SUIT FILED AGAINST OBAMA’S COMPULSORY HEALTH CARE BILL
By Attorney Jonathan Emord
May 17, 2010
On May 12, 2010, the U.S. Citizens Association and five individual plaintiff members of that association (Nathan R. Glick, Christopher Barr, Shane K. Ellison, James Grapek, and Eileen Dannemann) filed an historic suit in the United States District Court for the Northern District of Ohio, challenging the Patient Protection and Affordable Care Act (Pub. L. No. 111-148, H.R. 3590), as amended by the Health Care and Education Reconciliation Act (Pub. L. No. 111-152, H.R. 4872) (what the public knows as Obamacare). The suit is unlike every other filed to date against Obamacare. It is filed on behalf of individuals who do not have health insurance and do not want it. The U.S. Citizens Association plaintiffs present a direct challenge to the most significant aspect of Obamacare, the mandate that every American obtain health insurance.
By 2014, every American who volitionally elects not to buy health insurance will be forced to buy “qualified” private plans under Obamacare or suffer a tax penalty. Millions of Americans do not have health insurance of their own free will, not because they cannot afford it but because they choose not to expend their money on it. Their reasons are many. Some prefer alternative medicine that is not covered by health insurance. Others wish to place the thousands of dollars that would otherwise have to be spent on health insurance in savings or investments. Still others wish to devote that money for the acquisition of goods or services other than health insurance. In the end, this suit is about those Americans’ freedom of choice.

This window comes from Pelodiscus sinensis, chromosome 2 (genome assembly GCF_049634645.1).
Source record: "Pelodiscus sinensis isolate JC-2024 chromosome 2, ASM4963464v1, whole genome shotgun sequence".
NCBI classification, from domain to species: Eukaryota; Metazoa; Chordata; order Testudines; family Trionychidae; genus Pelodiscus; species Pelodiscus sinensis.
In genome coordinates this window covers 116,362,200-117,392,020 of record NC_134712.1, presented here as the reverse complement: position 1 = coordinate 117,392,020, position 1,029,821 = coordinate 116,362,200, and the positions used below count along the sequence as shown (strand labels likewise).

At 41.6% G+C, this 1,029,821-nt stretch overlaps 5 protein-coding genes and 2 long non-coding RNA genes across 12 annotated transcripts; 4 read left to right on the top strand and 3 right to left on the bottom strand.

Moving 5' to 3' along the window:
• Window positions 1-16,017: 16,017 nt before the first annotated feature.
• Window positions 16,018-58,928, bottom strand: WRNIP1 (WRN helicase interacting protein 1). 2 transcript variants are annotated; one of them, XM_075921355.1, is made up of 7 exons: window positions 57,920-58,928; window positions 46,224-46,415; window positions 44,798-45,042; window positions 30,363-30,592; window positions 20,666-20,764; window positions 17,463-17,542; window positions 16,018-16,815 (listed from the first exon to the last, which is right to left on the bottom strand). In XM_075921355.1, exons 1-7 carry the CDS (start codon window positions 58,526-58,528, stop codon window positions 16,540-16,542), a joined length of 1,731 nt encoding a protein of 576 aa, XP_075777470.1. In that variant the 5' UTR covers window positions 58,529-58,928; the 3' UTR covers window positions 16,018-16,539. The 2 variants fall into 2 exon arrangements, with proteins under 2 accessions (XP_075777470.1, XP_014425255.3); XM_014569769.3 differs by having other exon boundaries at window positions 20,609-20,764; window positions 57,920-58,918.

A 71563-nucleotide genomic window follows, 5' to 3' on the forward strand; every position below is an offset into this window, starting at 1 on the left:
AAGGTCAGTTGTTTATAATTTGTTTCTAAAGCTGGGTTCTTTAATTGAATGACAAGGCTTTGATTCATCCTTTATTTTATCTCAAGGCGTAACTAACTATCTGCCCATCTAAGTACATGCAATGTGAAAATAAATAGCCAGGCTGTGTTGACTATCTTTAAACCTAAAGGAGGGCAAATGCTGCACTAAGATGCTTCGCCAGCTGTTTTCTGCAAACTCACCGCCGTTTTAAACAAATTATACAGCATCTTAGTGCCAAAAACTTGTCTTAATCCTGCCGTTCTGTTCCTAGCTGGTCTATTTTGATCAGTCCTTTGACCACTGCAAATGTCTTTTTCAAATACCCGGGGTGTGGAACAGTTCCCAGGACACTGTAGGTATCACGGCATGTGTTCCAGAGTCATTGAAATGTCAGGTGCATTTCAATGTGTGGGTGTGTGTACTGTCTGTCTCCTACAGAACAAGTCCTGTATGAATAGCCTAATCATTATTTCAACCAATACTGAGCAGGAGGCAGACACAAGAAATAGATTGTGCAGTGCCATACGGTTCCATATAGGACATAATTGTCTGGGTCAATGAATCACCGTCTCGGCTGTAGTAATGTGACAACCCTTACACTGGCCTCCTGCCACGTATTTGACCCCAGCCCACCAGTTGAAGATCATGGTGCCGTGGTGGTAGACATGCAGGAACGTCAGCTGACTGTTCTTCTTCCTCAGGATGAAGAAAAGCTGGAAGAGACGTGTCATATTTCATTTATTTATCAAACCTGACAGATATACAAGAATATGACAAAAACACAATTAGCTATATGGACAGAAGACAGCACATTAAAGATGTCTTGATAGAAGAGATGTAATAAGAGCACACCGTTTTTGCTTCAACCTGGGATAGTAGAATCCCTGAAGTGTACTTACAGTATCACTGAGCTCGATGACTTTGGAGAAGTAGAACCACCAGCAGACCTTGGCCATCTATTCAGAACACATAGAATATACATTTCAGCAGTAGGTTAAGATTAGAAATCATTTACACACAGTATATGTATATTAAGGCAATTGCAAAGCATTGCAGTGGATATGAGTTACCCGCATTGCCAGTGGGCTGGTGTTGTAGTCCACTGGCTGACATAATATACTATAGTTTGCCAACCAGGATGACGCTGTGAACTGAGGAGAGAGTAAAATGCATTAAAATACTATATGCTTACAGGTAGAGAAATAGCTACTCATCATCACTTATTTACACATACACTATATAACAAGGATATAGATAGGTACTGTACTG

Can the government constitutionally compel an American citizen to spend his or her after tax dollars to purchase a single product, health insurance, against that citizen’s will? The plaintiffs in this suit contend that their liberty right under the Fifth Amendment, their right to privacy protected by the First, Third, Fourth, Fifth, and Ninth Amendments, and their freedom of association protected by the First Amendment forbid that compulsion.